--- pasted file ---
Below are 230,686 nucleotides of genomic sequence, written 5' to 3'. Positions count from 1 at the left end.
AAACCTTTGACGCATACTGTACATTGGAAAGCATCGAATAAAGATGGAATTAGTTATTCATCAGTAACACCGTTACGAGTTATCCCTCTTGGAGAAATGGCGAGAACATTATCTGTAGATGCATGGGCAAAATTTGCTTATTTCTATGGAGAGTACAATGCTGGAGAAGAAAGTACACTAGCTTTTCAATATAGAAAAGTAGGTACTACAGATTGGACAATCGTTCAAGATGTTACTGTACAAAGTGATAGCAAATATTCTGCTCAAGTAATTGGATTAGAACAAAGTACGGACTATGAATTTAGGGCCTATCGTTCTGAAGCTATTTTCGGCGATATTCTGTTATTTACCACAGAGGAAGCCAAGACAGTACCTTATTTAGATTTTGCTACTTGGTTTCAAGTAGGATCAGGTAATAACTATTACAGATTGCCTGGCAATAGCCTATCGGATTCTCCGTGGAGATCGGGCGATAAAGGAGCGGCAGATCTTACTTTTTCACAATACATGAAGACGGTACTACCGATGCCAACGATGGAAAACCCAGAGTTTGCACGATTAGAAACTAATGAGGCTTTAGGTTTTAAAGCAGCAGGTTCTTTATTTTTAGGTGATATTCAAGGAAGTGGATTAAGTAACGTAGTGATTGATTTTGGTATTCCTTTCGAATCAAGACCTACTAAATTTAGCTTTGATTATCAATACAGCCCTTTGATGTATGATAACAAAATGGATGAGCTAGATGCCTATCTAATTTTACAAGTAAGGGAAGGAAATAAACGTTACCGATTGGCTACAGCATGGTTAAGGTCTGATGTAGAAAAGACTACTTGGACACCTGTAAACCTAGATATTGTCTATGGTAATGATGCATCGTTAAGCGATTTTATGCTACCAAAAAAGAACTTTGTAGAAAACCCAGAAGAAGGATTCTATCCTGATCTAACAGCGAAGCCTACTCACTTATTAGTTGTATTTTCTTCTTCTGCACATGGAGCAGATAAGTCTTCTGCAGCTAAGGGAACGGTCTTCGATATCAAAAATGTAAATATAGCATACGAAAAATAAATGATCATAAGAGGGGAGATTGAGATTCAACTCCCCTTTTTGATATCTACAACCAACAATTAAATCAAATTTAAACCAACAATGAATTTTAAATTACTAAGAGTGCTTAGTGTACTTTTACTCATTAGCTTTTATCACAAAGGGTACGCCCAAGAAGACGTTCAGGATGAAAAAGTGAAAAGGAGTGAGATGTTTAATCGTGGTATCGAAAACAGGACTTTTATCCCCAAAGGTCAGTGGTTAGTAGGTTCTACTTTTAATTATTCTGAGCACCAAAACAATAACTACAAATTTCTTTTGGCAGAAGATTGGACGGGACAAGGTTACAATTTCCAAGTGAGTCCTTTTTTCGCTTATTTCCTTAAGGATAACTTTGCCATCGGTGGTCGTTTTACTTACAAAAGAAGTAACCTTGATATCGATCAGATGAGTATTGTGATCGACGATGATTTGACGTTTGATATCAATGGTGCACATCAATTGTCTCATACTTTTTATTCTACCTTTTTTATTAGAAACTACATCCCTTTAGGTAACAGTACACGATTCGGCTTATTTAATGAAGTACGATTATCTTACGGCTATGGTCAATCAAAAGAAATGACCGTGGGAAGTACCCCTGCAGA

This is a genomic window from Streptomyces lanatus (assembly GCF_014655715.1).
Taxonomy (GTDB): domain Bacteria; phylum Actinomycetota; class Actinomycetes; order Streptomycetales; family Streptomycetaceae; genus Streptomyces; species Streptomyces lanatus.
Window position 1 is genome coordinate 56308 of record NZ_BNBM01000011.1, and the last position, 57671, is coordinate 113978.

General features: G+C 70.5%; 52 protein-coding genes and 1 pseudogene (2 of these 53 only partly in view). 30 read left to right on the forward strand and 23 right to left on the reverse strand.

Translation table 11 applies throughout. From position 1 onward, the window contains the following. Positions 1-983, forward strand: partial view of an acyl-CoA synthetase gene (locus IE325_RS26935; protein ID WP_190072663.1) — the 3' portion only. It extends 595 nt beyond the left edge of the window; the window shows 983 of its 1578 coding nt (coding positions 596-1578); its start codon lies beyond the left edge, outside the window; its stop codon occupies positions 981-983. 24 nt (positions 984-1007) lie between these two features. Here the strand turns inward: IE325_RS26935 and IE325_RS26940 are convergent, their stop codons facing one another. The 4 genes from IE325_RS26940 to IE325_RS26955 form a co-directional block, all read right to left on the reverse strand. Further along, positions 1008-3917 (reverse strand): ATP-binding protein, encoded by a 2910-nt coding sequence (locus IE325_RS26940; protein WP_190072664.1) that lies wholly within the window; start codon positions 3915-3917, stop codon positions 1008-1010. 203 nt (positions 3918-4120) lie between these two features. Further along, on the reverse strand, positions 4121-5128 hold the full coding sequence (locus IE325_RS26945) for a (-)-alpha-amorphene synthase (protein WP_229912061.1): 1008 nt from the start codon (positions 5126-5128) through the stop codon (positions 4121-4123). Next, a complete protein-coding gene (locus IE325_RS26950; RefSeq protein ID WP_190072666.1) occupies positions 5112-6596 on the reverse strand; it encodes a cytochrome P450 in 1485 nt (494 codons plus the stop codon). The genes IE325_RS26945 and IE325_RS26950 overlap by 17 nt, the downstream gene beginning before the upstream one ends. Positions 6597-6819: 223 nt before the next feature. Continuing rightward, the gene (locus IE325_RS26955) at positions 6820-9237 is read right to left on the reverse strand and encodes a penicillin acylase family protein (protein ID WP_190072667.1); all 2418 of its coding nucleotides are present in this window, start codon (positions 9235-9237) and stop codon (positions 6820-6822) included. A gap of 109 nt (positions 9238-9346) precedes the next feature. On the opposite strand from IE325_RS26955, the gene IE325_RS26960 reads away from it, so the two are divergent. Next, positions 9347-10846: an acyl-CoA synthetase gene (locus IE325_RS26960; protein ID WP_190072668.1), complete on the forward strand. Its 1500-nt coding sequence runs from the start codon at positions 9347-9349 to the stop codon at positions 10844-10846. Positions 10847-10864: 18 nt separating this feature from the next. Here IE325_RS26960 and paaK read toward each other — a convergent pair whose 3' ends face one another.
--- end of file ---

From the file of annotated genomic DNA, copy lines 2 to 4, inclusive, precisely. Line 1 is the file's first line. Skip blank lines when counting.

AAACCTTTGACGCATACTGTACATTGGAAAGCATCGAATAAAGATGGAATTAGTTATTCATCAGTAACACCGTTACGAGTTATCCCTCTTGGAGAAATGGCGAGAACATTATCTGTAGATGCATGGGCAAAATTTGCTTATTTCTATGGAGAGTACAATGCTGGAGAAGAAAGTACACTAGCTTTTCAATATAGAAAAGTAGGTACTACAGATTGGACAATCGTTCAAGATGTTACTGTACAAAGTGATAGCAAATATTCTGCTCAAGTAATTGGATTAGAACAAAGTACGGACTATGAATTTAGGGCCTATCGTTCTGAAGCTATTTTCGGCGATATTCTGTTATTTACCACAGAGGAAGCCAAGACAGTACCTTATTTAGATTTTGCTACTTGGTTTCAAGTAGGATCAGGTAATAACTATTACAGATTGCCTGGCAATAGCCTATCGGATTCTCCGTGGAGATCGGGCGATAAAGGAGCGGCAGATCTTACTTTTTCACAATACATGAAGACGGTACTACCGATGCCAACGATGGAAAACCCAGAGTTTGCACGATTAGAAACTAATGAGGCTTTAGGTTTTAAAGCAGCAGGTTCTTTATTTTTAGGTGATATTCAAGGAAGTGGATTAAGTAACGTAGTGATTGATTTTGGTATTCCTTTCGAATCAAGACCTACTAAATTTAGCTTTGATTATCAATACAGCCCTTTGATGTATGATAACAAAATGGATGAGCTAGATGCCTATCTAATTTTACAAGTAAGGGAAGGAAATAAACGTTACCGATTGGCTACAGCATGGTTAAGGTCTGATGTAGAAAAGACTACTTGGACACCTGTAAACCTAGATATTGTCTATGGTAATGATGCATCGTTAAGCGATTTTATGCTACCAAAAAAGAACTTTGTAGAAAACCCAGAAGAAGGATTCTATCCTGATCTAACAGCGAAGCCTACTCACTTATTAGTTGTATTTTCTTCTTCTGCACATGGAGCAGATAAGTCTTCTGCAGCTAAGGGAACGGTCTTCGATATCAAAAATGTAAATATAGCATACGAAAAATAAATGATCATAAGAGGGGAGATTGAGATTCAACTCCCCTTTTTGATATCTACAACCAACAATTAAATCAAATTTAAACCAACAATGAATTTTAAATTACTAAGAGTGCTTAGTGTACTTTTACTCATTAGCTTTTATCACAAAGGGTACGCCCAAGAAGACGTTCAGGATGAAAAAGTGAAAAGGAGTGAGATGTTTAATCGTGGTATCGAAAACAGGACTTTTATCCCCAAAGGTCAGTGGTTAGTAGGTTCTACTTTTAATTATTCTGAGCACCAAAACAATAACTACAAATTTCTTTTGGCAGAAGATTGGACGGGACAAGGTTACAATTTCCAAGTGAGTCCTTTTTTCGCTTATTTCCTTAAGGATAACTTTGCCATCGGTGGTCGTTTTACTTACAAAAGAAGTAACCTTGATATCGATCAGATGAGTATTGTGATCGACGATGATTTGACGTTTGATATCAATGGTGCACATCAATTGTCTCATACTTTTTATTCTACCTTTTTTATTAGAAACTACATCCCTTTAGGTAACAGTACACGATTCGGCTTATTTAATGAAGTACGATTATCTTACGGCTATGGTCAATCAAAAGAAATGACCGTGGGAAGTACCCCTGCAGA

This is a genomic window from Streptomyces lanatus (assembly GCF_014655715.1).
Taxonomy (GTDB): domain Bacteria; phylum Actinomycetota; class Actinomycetes; order Streptomycetales; family Streptomycetaceae; genus Streptomyces; species Streptomyces lanatus.